Recently my research lab has unfortunately experienced contamination of the machinery responsible for creating the NGM plates used in my project. The machinery was contaminated with E. coli, which is the bacteria used in C. elegans research so fortunately the source of contamination was discovered. While the equipment was being sterilized, my project consisted of increasing amounts of literature review. I wish to understand the nematode life cycle and metabolism as best as I can, as well as known interactions between the worm and M. tuberculosis. One paper, entitled “The nematode Caenorhabditis elegans displays a chemotaxis behavior to tuberculosis-specific ordorants” has given major insights into the way the nematode reacts to specific volatile organic compounds (VOCs) produced by M. tuberculosis. The researchers plated a sample of worms onto a plate containing a sample of a known VOC produced by the bacteria as well as a control substance where the effect on the nematode is known. The behavior of the nematodes were then tracked for an hour. The data consisted of reactions to different concentrations of four know VOCs as well as a calculated chemotaxis index value. A follow up experiment I plan on performing is observing the effect the VOCs have on nematodes lacking the gene responsible for olfaction.
Working with Dr. Marcello has been an amazing experience. Fortunately our schedules are very compatible so we are able to meet very frequently. Any questions that arise while I’m in lab are quickly answered and serve as a fantastic learning experience that will assist me in my future career. Dr. Marcello has also ordered C. elegans mutants, one of which lack the daf2 gene and the other will lack a key gene in the olfactory mechanism. These mutants are key to my project and I cannot wait to begin experiments.
I am fortunate this semester to have had the opportunity to submit a research abstract to the Eastern Colleges Science Conference. Attending this conference will serve as an experience opportunity that will aid me in my career as well as a catalyst for my research.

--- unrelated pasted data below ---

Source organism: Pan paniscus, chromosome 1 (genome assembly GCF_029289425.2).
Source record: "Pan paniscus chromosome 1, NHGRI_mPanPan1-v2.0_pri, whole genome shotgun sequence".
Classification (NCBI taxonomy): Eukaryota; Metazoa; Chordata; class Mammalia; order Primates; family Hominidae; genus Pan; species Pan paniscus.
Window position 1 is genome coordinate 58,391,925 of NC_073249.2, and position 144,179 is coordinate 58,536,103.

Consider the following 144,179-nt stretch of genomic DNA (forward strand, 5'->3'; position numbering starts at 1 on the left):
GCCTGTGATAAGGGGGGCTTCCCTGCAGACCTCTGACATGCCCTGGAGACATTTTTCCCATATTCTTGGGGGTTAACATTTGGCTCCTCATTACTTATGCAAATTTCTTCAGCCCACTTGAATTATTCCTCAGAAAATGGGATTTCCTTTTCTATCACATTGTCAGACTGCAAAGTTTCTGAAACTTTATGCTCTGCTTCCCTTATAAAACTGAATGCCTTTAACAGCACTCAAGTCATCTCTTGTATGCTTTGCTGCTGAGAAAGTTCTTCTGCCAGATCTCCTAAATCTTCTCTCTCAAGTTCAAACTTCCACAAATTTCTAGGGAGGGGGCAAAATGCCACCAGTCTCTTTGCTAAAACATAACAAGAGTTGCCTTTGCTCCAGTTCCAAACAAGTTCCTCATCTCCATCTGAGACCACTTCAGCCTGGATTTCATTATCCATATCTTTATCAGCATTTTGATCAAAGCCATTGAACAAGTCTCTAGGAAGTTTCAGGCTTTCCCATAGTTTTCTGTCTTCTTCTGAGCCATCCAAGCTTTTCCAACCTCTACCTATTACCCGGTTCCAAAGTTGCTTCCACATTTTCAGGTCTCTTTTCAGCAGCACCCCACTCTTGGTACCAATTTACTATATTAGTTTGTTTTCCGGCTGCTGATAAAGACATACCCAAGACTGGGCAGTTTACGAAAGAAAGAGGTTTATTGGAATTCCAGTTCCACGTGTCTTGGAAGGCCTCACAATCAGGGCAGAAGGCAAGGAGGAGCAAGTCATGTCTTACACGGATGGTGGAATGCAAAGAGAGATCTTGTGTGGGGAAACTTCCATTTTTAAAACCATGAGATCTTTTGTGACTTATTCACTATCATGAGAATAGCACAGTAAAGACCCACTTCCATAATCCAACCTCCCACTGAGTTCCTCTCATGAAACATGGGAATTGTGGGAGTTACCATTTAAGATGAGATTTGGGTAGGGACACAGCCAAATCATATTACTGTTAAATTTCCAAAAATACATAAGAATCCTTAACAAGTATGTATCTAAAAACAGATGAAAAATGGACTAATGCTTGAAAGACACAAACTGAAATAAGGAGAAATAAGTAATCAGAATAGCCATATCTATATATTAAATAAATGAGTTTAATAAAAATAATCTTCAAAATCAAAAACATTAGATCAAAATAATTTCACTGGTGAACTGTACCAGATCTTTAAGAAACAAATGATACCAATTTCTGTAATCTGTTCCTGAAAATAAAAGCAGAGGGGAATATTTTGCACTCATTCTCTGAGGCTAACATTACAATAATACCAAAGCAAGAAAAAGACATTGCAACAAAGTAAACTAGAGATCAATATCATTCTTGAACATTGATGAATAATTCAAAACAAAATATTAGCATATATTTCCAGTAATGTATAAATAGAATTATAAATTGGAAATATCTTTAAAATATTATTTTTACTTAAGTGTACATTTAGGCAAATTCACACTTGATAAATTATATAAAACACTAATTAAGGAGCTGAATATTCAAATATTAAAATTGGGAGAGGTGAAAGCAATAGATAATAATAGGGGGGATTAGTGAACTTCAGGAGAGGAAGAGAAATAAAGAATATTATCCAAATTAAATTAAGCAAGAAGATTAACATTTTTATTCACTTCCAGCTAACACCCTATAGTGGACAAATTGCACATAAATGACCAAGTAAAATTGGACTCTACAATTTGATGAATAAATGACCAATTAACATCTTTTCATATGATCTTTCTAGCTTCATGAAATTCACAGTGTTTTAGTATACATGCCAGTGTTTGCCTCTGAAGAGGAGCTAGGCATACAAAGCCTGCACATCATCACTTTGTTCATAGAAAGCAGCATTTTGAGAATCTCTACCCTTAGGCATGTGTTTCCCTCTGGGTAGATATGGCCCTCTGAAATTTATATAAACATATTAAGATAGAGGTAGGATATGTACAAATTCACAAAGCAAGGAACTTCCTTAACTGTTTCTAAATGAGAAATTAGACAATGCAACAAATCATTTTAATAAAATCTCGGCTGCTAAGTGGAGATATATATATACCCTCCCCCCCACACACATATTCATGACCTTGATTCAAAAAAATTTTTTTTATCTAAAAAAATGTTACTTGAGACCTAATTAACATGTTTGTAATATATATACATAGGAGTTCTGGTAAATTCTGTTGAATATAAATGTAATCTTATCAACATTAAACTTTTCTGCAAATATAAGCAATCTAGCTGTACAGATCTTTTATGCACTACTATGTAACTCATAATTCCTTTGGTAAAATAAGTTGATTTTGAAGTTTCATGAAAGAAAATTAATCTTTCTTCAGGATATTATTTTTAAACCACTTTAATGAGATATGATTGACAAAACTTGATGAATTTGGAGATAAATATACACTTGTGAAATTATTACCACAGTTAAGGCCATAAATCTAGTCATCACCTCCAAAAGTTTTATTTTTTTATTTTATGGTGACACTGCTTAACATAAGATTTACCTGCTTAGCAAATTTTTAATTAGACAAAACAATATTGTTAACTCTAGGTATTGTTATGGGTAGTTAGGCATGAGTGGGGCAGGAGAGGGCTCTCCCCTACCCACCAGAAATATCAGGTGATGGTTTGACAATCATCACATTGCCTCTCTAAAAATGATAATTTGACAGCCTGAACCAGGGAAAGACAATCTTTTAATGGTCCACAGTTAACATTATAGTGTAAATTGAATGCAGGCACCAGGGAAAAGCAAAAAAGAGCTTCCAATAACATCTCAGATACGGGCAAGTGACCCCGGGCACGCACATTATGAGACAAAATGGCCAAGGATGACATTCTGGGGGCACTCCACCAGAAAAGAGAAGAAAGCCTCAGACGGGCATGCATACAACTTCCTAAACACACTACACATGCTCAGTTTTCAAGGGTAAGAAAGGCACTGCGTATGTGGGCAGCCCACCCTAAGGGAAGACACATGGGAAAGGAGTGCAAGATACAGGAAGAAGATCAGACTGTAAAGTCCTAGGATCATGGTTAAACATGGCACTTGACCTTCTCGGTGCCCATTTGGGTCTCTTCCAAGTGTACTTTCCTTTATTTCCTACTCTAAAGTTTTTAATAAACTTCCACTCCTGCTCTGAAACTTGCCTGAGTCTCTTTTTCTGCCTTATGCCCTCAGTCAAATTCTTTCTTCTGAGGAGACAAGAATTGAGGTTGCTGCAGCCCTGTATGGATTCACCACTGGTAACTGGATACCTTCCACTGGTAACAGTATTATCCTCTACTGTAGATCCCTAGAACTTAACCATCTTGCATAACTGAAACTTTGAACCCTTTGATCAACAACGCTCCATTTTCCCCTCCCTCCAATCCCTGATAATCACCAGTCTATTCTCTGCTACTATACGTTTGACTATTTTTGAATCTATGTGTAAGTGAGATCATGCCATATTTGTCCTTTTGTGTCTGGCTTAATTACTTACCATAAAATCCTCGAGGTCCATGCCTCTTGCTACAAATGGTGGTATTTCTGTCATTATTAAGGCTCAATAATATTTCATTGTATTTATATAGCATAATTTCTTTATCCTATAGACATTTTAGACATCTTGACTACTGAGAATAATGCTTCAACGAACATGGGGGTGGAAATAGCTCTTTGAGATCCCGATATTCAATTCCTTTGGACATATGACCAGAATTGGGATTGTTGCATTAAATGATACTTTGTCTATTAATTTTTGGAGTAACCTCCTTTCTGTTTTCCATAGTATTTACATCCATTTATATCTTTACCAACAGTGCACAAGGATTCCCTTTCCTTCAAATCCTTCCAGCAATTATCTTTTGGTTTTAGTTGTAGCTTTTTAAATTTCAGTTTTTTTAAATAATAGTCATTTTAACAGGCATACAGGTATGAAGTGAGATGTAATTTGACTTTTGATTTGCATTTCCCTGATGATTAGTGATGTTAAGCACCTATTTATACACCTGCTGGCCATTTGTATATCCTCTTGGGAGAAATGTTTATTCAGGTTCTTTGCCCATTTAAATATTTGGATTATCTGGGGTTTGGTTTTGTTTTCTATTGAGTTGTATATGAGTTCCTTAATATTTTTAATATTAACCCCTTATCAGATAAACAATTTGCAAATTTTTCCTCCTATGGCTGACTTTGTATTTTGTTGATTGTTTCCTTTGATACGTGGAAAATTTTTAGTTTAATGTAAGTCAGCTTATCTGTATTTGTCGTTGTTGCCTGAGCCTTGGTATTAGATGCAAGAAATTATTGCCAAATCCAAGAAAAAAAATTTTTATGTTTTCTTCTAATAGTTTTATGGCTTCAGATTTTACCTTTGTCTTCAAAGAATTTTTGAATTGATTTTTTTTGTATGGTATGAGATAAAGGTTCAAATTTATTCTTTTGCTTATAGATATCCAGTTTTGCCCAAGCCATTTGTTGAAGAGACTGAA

In order to perform research in a scientific field, you must have extraordinary patience and expect the unexpected. I had the pleasure of learning this lesson this semester navigating the trials and errors of my experiments. In order to begin the extent of my research, I must first prove that the nematode C. elegans will ingest the bacteria involved in my study. To do this, I performed several feeding assays. This entails placing equal amounts of E. coli, the nematode’s bacteria of choice, and the experimental bacteria on opposite sides of a NGM (nematode growth medium) plate. I then placed a sample of worms into the middle of the plate and monitored them for 4 hours, checking the movement of the worms every half hour. Two plates were made for each experiment for accuracy. Although tedious, I was able to observe to which side of the plate the worms traveled and if they preferred one bacterium over the other. It may sound extremely simple, but nevertheless errors were encountered. For example during my last experiment, the worms did not make any significant movements and therefore I was unable to detect any preference for either bacterium. This raised many questions, especially since I had followed the same procedure as previous experiments. I am currently looking into this event. I also found that maintenance of the worms before performing the experiment requires precise timing and ensuring you have enough worms to place on each plate. Dr. Marcello is extremely helpful in this aspect due to his extensive knowledge of C. elegans.
Half way through the semester, Dr. Kelly was able to order a mutated strain of the experimental bacteria that contains a plasmid causing it to fluoresce. This was a huge step in my research because it would allow me to visualize the bacteria in the worm gut and observe how it interacted with the intestinal epithelia. Unfortunately, an error occurred in growing the mutated bacteria and we were unable to use the cultures. I believe the organization from which we received the bacteria recommended the wrong antibiotic to include in the cultures, which was insufficient in keeping the bacteria alive. We are currently in contact with the organization to receive more bacteria as well as updated procedures. This was definitely a setback in my research, however it taught me the importance of maintenance of the organisms I’m working with as well as performing extra research to understand why I am performing such procedures.
The title of my project is Mutations in DAF-2 pathway affect the immune response in C. elegans when infected with M. avium. Caenorhabditis elegans is a model organism for studying infection with Mycobacterium avium due to the worm’s transparent, streamlined body as well as the similarities between its immune response to that of humans due to similar epithelial intestinal cells. The purpose of my research is to study the immune response in C. elegans from infection with M. avium. The DAF-2 pathway is involved in both immune response and aging. Worms genetically engineered to not produce the proteins involved in the DAF-2 pathway will be created and infected with the bacteria to study exactly how these proteins protect the worm from infection. The results from this research will give helpful insights to how homologous proteins in humans work to protect the body from M. avium infection.
What I hope to take away from this project is a better understanding of the research process and how to balance between academic work and personal work. I am passionate about performing research and I’m extremely excited to produce data from an experiment completely created by myself and to be able to showcase this data to the scientific community.